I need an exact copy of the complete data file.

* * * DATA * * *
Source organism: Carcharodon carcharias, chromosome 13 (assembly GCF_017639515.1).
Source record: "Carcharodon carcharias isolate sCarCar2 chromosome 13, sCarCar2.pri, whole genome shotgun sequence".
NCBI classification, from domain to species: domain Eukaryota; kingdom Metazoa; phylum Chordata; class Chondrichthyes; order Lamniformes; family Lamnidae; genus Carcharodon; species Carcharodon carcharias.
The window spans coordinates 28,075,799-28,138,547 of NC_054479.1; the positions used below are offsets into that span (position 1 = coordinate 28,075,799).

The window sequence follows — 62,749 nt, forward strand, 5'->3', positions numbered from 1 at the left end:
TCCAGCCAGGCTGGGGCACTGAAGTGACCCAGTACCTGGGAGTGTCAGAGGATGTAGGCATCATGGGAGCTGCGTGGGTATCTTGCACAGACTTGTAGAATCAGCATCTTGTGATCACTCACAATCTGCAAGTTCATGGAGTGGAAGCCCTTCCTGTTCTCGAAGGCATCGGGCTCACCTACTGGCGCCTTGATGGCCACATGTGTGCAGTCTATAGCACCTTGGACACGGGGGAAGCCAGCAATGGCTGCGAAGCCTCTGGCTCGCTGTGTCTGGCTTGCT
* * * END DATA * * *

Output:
Source organism: Carcharodon carcharias, chromosome 13 (assembly GCF_017639515.1).
Source record: "Carcharodon carcharias isolate sCarCar2 chromosome 13, sCarCar2.pri, whole genome shotgun sequence".
NCBI classification, from domain to species: domain Eukaryota; kingdom Metazoa; phylum Chordata; class Chondrichthyes; order Lamniformes; family Lamnidae; genus Carcharodon; species Carcharodon carcharias.
The window spans coordinates 28,075,799-28,138,547 of NC_054479.1; the positions used below are offsets into that span (position 1 = coordinate 28,075,799).

The window sequence follows — 62,749 nt, forward strand, 5'->3', positions numbered from 1 at the left end:
TCCAGCCAGGCTGGGGCACTGAAGTGACCCAGTACCTGGGAGTGTCAGAGGATGTAGGCATCATGGGAGCTGCGTGGGTATCTTGCACAGACTTGTAGAATCAGCATCTTGTGATCACTCACAATCTGCAAGTTCATGGAGTGGAAGCCCTTCCTGTTCTCGAAGGCATCGGGCTCACCTACTGGCGCCTTGATGGCCACATGTGTGCAGTCTATAGCACCTTGGACACGGGGGAAGCCAGCAATGGCTGCGAAGCCTCTGGCTCGCTGTGTCTGGCTTGCT